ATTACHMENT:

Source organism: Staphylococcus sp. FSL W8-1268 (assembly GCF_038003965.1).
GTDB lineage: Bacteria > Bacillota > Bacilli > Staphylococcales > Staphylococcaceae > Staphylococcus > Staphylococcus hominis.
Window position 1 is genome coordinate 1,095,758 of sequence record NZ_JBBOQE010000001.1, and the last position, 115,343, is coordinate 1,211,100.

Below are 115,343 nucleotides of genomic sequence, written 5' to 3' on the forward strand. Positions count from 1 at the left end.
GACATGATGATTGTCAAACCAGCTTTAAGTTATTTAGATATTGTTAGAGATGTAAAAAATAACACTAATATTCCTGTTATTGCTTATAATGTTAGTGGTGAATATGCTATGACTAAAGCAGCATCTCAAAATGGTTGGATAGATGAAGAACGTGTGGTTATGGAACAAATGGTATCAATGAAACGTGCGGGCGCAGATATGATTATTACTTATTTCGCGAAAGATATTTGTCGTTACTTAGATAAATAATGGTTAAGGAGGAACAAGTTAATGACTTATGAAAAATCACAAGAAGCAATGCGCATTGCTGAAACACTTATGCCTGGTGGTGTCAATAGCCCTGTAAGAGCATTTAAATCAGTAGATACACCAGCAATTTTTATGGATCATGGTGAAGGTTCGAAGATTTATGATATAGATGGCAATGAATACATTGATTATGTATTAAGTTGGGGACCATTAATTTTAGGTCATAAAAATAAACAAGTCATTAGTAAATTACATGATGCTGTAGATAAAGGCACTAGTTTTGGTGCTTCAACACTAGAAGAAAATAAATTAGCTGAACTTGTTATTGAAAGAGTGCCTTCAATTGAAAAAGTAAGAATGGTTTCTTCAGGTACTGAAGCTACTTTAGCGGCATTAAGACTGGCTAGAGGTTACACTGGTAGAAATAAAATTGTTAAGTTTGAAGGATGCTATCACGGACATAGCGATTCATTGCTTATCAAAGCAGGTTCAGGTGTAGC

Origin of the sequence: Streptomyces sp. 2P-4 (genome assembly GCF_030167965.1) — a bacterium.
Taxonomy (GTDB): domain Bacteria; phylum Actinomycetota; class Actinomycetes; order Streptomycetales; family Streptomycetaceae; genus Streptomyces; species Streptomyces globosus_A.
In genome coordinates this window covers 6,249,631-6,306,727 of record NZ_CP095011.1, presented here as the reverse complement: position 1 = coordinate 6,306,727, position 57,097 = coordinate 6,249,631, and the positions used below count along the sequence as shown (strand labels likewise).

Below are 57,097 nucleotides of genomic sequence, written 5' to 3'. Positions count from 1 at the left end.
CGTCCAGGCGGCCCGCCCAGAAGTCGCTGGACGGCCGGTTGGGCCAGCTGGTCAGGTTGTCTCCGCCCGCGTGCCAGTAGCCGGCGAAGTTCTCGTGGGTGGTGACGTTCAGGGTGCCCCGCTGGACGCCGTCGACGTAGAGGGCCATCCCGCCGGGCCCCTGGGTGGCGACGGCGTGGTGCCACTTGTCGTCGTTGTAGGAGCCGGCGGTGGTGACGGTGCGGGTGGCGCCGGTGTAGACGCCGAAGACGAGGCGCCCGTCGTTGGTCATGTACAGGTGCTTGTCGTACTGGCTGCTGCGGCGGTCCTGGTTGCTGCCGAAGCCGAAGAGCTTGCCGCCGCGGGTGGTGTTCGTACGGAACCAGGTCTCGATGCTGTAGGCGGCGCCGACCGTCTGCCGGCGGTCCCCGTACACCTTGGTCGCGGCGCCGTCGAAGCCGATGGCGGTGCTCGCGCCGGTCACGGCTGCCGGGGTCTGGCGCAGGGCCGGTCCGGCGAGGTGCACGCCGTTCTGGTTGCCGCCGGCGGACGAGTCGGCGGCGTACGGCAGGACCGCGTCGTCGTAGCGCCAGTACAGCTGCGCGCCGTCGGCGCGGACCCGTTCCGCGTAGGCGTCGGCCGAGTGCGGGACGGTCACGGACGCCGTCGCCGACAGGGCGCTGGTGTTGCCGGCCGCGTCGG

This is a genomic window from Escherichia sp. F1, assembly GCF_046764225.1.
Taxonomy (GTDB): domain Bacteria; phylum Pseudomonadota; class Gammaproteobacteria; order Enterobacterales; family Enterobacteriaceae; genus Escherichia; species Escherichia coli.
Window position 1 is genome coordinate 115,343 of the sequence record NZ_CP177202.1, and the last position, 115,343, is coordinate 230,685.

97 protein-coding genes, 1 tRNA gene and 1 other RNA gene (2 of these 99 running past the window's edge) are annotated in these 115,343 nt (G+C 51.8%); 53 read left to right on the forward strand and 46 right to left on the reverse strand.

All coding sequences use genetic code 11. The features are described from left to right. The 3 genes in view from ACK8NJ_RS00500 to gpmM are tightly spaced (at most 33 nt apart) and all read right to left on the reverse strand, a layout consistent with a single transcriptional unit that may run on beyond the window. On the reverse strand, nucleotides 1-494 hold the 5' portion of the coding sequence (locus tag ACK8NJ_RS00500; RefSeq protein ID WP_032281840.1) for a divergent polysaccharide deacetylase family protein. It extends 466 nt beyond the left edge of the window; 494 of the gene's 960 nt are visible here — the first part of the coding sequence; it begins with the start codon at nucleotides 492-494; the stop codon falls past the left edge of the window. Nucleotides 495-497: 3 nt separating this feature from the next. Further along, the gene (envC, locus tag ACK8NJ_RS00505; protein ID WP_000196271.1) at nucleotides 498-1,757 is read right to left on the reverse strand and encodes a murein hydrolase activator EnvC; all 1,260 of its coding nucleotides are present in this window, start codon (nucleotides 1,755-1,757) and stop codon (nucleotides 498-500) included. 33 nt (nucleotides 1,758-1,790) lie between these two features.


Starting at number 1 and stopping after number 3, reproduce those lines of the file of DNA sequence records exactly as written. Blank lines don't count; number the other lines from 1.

Source organism: Staphylococcus sp. FSL W8-1268 (assembly GCF_038003965.1).
GTDB lineage: Bacteria > Bacillota > Bacilli > Staphylococcales > Staphylococcaceae > Staphylococcus > Staphylococcus hominis.
Window position 1 is genome coordinate 1,095,758 of sequence record NZ_JBBOQE010000001.1, and the last position, 115,343, is coordinate 1,211,100.